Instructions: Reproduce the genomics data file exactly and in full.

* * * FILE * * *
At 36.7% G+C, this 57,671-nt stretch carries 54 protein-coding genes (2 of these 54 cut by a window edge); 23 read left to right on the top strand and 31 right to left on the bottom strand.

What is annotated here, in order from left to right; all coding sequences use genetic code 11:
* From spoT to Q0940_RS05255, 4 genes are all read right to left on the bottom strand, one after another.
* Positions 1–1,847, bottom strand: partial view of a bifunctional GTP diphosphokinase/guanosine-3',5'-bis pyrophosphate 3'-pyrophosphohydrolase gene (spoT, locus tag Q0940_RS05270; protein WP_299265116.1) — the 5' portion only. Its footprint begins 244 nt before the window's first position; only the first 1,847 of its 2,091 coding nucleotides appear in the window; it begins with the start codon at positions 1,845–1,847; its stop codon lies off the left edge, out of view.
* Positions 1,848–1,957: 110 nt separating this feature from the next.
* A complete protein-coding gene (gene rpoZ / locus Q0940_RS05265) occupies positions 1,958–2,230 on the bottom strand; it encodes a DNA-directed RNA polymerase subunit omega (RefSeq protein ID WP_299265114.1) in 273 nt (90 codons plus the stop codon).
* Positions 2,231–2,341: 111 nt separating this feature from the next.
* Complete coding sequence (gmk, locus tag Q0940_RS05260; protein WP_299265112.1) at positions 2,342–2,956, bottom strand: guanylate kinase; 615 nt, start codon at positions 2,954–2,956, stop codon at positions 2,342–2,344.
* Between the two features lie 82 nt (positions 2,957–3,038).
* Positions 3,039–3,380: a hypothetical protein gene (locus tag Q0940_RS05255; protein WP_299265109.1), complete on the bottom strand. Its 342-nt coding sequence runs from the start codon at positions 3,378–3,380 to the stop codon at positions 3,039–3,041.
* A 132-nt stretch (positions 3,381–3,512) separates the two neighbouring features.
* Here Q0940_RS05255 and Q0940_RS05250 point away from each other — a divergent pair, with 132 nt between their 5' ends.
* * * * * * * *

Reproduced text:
At 36.7% G+C, this 57,671-nt stretch carries 54 protein-coding genes (2 of these 54 cut by a window edge); 23 read left to right on the top strand and 31 right to left on the bottom strand.

What is annotated here, in order from left to right; all coding sequences use genetic code 11:
* From spoT to Q0940_RS05255, 4 genes are all read right to left on the bottom strand, one after another.
* Positions 1–1,847, bottom strand: partial view of a bifunctional GTP diphosphokinase/guanosine-3',5'-bis pyrophosphate 3'-pyrophosphohydrolase gene (spoT, locus tag Q0940_RS05270; protein WP_299265116.1) — the 5' portion only. Its footprint begins 244 nt before the window's first position; only the first 1,847 of its 2,091 coding nucleotides appear in the window; it begins with the start codon at positions 1,845–1,847; its stop codon lies off the left edge, out of view.
* Positions 1,848–1,957: 110 nt separating this feature from the next.
* A complete protein-coding gene (gene rpoZ / locus Q0940_RS05265) occupies positions 1,958–2,230 on the bottom strand; it encodes a DNA-directed RNA polymerase subunit omega (RefSeq protein ID WP_299265114.1) in 273 nt (90 codons plus the stop codon).
* Positions 2,231–2,341: 111 nt separating this feature from the next.
* Complete coding sequence (gmk, locus tag Q0940_RS05260; protein WP_299265112.1) at positions 2,342–2,956, bottom strand: guanylate kinase; 615 nt, start codon at positions 2,954–2,956, stop codon at positions 2,342–2,344.
* Between the two features lie 82 nt (positions 2,957–3,038).
* Positions 3,039–3,380: a hypothetical protein gene (locus tag Q0940_RS05255; protein WP_299265109.1), complete on the bottom strand. Its 342-nt coding sequence runs from the start codon at positions 3,378–3,380 to the stop codon at positions 3,039–3,041.
* A 132-nt stretch (positions 3,381–3,512) separates the two neighbouring features.
* Here Q0940_RS05255 and Q0940_RS05250 point away from each other — a divergent pair, with 132 nt between their 5' ends.